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Happy Friday :: Happy Weekend

Wednesday
Jul102019

Wednesday Words: Just Wondering


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Happy Wednesday
Monday
Jul082019

Kitten in the kitchen

Audrey does the honors

Current situation: kitten.

As in, when TG went outside to fire up the grill on the Fourth of July, he found a single tiny mewling kitten in the area between our deck and a door leading into the garage.

She'd been abandoned. We searched for hours for her mother and siblings. Not a whisker was to be found.

Rizzo had been eyeing an area between the deck boards, and growling, for a few days. A gray cat has been stalking around our yard for a couple of weeks.

I reasoned that these clues added up to a stray cat having produced a litter of kittens under our deck.

But if that's what happened, they're all long gone.

Is "my" kitten the runt of the litter? Probably.

Since that evening, before the fireworks began, she's been occupying Javier's old crate.

Dagny supplied her with a small stuffed toy. TG went to the store for kitten replacement formula.

Here's my dilemma: accept the fact that I'm now a cat owner, with all that that shocking idea implies, or find her a loving home amongst our friends and acquaintances, or pay for a no-kill shelter to accept her for adoption.

I am leaning toward no one of these solutions.

I have no idea what to do.

Perhaps someone can help me decide.

Cast your votes below. Keep? Give away? Be extorted by the local no-kill shelter?

Meanwhile, the kitten has a name. I use it frequently when bottle-feeding her.

It's Velvet.

And that is all for now.

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Happy Monday

Tuesday
Jul022019

Let Freedom Ring


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Happy Fourth of July
Friday
Jun282019

Delightful Dessert Alert

A few posts ago, I promised to share a recipe with you.

I thought I'd make good on that vow in case you were casting about for something new to make for your Fourth of July celebrations.

No; it isn't a red/white/blue dessert. There is no red jello and no strawberries or blueberries. I regret to say, there is no watermelon in this dish.

You'll have to get your watermelon fix somewhere else. As I will be doing -- straight out of the watermelon.

This is a chocolate dessert, the formal name of which is Chocolate Delight.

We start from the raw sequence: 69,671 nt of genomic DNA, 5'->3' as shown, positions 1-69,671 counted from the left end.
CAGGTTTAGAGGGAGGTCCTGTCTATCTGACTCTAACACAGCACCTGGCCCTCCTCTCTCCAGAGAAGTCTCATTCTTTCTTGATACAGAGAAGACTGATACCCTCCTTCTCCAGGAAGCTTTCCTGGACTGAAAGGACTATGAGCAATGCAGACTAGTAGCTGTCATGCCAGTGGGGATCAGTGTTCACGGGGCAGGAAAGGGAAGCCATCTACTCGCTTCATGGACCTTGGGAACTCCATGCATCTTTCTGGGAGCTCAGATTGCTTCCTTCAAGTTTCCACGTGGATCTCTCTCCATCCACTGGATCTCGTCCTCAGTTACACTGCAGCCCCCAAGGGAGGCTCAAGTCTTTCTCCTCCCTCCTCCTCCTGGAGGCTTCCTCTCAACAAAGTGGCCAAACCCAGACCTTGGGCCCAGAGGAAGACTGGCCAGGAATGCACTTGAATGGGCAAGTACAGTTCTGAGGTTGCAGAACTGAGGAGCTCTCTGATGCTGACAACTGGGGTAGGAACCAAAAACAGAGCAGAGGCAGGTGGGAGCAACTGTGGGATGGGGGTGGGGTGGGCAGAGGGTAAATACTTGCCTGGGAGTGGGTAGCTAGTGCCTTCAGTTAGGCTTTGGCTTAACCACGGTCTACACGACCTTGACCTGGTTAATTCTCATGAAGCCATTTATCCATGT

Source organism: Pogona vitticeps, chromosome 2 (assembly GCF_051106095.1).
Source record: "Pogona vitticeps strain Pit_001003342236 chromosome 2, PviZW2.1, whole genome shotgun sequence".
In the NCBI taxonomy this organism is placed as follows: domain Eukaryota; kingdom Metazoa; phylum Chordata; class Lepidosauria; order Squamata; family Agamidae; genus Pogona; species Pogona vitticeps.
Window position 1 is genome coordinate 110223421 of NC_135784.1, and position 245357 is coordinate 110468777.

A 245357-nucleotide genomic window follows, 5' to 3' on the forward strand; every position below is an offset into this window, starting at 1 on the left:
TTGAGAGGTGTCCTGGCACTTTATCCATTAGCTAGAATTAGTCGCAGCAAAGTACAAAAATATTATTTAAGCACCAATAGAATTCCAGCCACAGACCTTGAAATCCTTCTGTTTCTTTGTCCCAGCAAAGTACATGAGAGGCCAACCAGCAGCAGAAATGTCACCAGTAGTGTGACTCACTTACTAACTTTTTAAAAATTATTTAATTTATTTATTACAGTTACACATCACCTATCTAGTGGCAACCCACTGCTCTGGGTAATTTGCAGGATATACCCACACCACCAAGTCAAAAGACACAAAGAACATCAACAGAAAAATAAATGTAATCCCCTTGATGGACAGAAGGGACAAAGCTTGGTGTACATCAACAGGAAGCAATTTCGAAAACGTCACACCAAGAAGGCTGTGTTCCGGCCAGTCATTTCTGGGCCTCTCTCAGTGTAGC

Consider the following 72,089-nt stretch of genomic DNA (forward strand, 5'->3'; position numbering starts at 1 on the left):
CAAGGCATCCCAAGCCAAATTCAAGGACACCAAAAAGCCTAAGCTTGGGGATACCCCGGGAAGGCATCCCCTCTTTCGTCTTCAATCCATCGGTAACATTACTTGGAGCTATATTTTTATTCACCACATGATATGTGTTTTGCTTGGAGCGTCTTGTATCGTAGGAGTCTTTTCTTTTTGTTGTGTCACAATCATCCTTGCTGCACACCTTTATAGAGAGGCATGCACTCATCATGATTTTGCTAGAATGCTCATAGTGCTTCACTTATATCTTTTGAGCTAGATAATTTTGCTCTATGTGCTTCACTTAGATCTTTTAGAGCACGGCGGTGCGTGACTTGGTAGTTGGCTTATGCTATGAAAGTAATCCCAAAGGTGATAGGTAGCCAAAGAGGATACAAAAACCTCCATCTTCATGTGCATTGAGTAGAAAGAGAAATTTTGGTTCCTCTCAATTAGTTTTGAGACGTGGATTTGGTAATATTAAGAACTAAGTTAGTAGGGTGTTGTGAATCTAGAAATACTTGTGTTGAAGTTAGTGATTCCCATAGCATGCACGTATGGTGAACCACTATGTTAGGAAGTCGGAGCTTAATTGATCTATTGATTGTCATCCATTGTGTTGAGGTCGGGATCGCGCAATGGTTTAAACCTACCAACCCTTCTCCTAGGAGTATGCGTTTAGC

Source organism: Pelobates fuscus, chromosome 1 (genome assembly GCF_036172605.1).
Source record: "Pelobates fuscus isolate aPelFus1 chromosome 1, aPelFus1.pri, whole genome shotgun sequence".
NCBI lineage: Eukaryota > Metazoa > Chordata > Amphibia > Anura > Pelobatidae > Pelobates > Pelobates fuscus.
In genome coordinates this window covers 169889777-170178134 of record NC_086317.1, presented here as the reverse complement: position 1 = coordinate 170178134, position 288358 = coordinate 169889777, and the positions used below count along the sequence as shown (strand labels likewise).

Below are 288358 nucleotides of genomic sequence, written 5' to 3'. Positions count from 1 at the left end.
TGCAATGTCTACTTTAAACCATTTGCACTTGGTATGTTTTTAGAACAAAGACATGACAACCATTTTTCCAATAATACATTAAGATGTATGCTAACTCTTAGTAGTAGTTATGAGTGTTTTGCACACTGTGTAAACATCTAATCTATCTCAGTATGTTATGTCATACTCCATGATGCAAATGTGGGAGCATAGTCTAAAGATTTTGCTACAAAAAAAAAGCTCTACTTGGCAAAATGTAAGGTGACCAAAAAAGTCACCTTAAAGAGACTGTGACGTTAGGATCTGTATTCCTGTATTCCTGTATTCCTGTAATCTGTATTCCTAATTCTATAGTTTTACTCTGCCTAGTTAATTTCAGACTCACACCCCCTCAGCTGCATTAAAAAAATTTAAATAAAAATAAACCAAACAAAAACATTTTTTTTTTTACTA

Joyce, my good friend at church, shared this recipe with me. She reports that she is not allowed entrance to any family gathering unless she brings a big old dish of Chocolate Delight.

Her sons especially demand it. And while that may or may not be the acid test, it was good enough for me.

So I made it for Memorial Day and all I can say is, yes. We'll put this one in the rotation.

For years, on account of Andrew's love for it, I frequently made Pretzel Salad (a deceptive name) for the big family parties where a jello-type offering was appropriate.

With its crust of crushed pretzels and butter turning crunchy-golden and nut-like in taste, and its layers of Cool Whip mixed with cream cheese and sugar, and strawberry jello crammed with frozen strawberries, it's a winner and there are never any leftovers. 

Or if there ever were, I'd send them home with Andrew. He will testify that it's a dessert he cannot resist.

Chocolate Delight is every bit as good, in a different way. Whereas Pretzel Salad is cool and tart and sweet, this is all decadent chocolate creaminess with the sweet.

And the crust is killer. It's central to this dish so do it exactly as I tell you.

Here's the recipe:

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CHOCOLATE DELIGHT

For Crust:

1 and 1/2 sticks butter, melted

1 and 1/2 cups plain flour

3/4 cup chopped nuts*

Mix blended ingredients and pat smooth in 9x13 baking pan (preferably glass), then bake in 350-degree oven for about 30 minutes or until crust begins to turn golden brown.

* Look. Trust me. Use either sliced almonds or finely-chopped pecans, and do not measure. Just throw in a generous handful. You'll see what I mean. The result is like a giant shortbread cookie. Try not to eat it before it has its fill of filling.

For Filling:

8 oz. full-fat cream cheese

1 cup confectioners 10X sugar

1 8-oz. tub Cool Whip Extra Creamy

Mix cream cheese and sugar well, then add the Cool Whip and mix it all together.

Spread this mixture over the cooled crust.

For Topping:

2 small (3-oz.) packages instant chocolate pudding*

3 cups milk (not 4 cups as would be called for if prepared by box instructions)

1 8-oz. tub Cool Whip Extra Creamy

Mix dry pudding mix with the milk and blend as if for pudding.

Pour the pudding over the cream cheese/Cool Whip layer.

Top the whole thing with the second tub of Cool Whip Extra Creamy.

Refrigerate for at least three hours before serving.

* I used Godiva Chocolate Caramel instant pudding and I highly recommend this.

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If you want, for the patriotic holiday you could top all of this with red/white/blue sprinkles.